Chrissy Martinez (@chrissy_martinez_photography) loves photographing and sharing stories about wildlife that inspire others to connect more mindfully with nature and to help further conservation efforts. She aims to continue to learn about how to be a better caretaker of the natural world as she moves through it and photographs magical and beautiful moments that can help create change and leave a positive impact on the world. When we came across this photo from her 2021 calendar on her Alpha Universe Profile, we had to learn more about it. We connected with her to get the story behind this staredown. For your chance to be featured, complete your own Alpha Universe HERE.
How wildlife photographer Chrissy Martinez captured this whimsical photo with a lightweight Sony 70-200mm f/2.8 GM + 2X extender setup on her Alpha 7R III.
Photo by Chrissy Martinez. Sony α7R III. Sony 70-200mm f/2.8 G Master + 2X TC. 1/1250-sec., f/8, ISO 640
I rode my bike to Paynes Prairie to do some wildlife photography and for some healing time outdoors. I lost my motorcycle in an accident in 2019 and had just purchased a bicycle and this was my first solo photo adventure to Paynes Prairie since the accident. Paynes Prairie State Park is a 21,000 acre nature preserve that happens to be just a few miles from my house. Being in the middle of a pandemic while healing from a traumatic brain injury getting outside in nature and doing wildlife photography has been an integral part of my healing.
I left the house early in the morning on a weekday hoping to see very few people and looking forward to whatever wildlife I might see on the Prairie. We were three months into the pandemic and it really just felt incredible to leave the house and be somewhere outside of my own neighborhood. When I first stepped onto the trail I saw two Florida Sandhill cranes (G. c. pratensis) the non-migratory kind hanging out together.
Photo by Chrissy Martinez. Sony α7R III. Sony 70-200mm f/2.8 G Master + 2X TC. 1/1600-sec., f/8, ISO 1000
There was only one other person nearby on the trail that day and we had never met before. We both kept our space with the occasional quiet glances of pure amazement as we witnessed these beautiful cranes on the trail in front of us. It was hot and my legs were tired so I sat on the ground and set up my tripod without encroaching on their space. After quietly observing them for a little while the cranes started walking towards us, stretching their legs, preening, making their incredible sandhill crane calls and one even just sat down relaxing on the trail in front of us. The crane in this photo walked up to the woman who was also sitting on the trail and very curiously and quickly pecked at her phone bringing a smile to both of our faces.
Getting The Shot With The Sony α7R III & Sony 70-200mm f/2.8 G Master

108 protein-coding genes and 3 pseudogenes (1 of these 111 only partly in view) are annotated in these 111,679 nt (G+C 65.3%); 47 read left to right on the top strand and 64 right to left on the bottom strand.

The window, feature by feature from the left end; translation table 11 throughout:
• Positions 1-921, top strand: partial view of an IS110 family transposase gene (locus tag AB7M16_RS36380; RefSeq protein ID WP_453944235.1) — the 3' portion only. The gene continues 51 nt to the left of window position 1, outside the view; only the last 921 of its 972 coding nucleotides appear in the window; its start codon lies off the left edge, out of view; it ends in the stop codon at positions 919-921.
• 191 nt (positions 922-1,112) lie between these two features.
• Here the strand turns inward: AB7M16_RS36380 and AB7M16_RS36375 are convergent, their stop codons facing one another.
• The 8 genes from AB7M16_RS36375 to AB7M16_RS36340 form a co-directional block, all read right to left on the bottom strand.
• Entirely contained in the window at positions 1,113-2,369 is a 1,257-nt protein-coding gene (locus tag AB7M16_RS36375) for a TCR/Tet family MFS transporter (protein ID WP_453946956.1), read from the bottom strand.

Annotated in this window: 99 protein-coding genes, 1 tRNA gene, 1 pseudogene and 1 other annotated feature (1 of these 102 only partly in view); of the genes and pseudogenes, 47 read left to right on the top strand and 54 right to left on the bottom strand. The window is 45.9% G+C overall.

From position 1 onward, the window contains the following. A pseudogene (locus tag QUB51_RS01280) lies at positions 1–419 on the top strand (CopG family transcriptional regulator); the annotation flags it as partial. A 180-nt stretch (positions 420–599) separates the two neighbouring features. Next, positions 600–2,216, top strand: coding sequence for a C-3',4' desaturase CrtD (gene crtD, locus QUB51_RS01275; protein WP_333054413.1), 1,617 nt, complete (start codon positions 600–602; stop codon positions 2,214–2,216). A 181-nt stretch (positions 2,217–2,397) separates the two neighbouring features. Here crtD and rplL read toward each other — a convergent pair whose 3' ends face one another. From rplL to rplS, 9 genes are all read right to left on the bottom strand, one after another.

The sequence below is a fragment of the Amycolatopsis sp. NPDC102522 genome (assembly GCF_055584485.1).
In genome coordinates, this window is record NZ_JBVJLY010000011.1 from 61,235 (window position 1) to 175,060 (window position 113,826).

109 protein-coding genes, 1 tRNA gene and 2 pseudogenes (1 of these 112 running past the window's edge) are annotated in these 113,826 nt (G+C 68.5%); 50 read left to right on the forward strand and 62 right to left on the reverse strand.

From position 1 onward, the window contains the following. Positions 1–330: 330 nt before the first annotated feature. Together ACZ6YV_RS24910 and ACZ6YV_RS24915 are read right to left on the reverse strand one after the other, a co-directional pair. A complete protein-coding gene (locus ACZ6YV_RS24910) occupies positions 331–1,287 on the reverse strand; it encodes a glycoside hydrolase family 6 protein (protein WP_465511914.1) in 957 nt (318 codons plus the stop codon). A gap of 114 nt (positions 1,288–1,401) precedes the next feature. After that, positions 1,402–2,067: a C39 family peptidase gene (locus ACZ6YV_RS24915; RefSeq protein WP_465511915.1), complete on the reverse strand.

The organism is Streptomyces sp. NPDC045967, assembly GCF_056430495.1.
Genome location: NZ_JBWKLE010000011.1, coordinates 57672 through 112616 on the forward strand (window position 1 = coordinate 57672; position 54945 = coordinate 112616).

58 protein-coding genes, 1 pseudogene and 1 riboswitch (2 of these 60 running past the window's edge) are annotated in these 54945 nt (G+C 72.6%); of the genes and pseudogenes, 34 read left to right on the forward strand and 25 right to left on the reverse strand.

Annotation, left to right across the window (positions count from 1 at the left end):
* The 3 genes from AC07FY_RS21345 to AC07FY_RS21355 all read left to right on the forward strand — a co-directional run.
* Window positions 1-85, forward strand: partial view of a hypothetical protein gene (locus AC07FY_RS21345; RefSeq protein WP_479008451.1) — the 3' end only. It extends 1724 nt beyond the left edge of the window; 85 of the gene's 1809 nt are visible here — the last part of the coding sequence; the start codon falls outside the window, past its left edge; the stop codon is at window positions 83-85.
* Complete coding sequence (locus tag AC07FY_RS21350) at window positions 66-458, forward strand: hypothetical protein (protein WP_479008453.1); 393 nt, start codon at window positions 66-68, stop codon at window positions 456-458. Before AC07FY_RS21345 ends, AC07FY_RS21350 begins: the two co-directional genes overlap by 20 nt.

I had the camera on a tripod so that I could move quickly between filming the cranes and photographing them. I sat there a little farther back with my camera on my tripod photographing and filming the bird when suddenly it looked at me and started walking towards me. Before I knew it this nearly 4-foot-tall crane was quickly advancing towards me. I felt a wave of joy move through me as I pressed the shutter on the multi burst mode getting as many photos as possible until it was towering over my camera and I found myself face to face with this Sandhill crane.
Photo by Chrissy Martinez. Sony α7R III. Sony 70-200mm f/2.8 G Master + 2X TC. 1/2000-sec., f/8, ISO 1000
I had switched from my previous system to Sony when I bought the Sony α7R III and Sony 70-200mm f/2.8 G Master lens with the 2X extender. The camera was set to manual mode with auto focus enabled. I had the ISO set to 640 and the speed set for 1/1250 second for quick movements and the aperture set to f/8 to have more depth of field. The focal length was 246mm. As the crane approached, I quickly moved from 400mm to 246mm and I snapped the shot.
I often use Sony Animal Eye AF and the silent shutter when I’m photographing wildlife. I continue to be blown away by the speed, accuracy and tracking abilities of this Sony Alpha 7R III. Everyday I keep learning new things about my camera.
I wanted to bring out the vibrant colors of this bird and its incredible orange eyes and the green background and to brighten up the part of the photo that was slightly underexposed.
I did all of my editing in Adobe Lightroom. I cropped the image and I increased the exposure to +.45, highlights to +3, shadows to +33, whites to +9, blacks to +9. I brought the Texture down -2, brought the Clarity up to +20, Dehaze to -1, Brought the Vibrance up to +15, Saturation +2. I brought the green hue slider up to +26. I also used the mask wand on the left eye and the right eye. On the eye to your left I lowered the exposure by - 0.08, brought the contrast up to 84, brought both the Highlights and shadows down to -100, brought the texture up to 32 and the clarity up to 39. On the eye to your right the one in shadow I brought the exposure by .75, Contrast up to 12, Highlights up to 21, Texture to 5, and clarity to 6.
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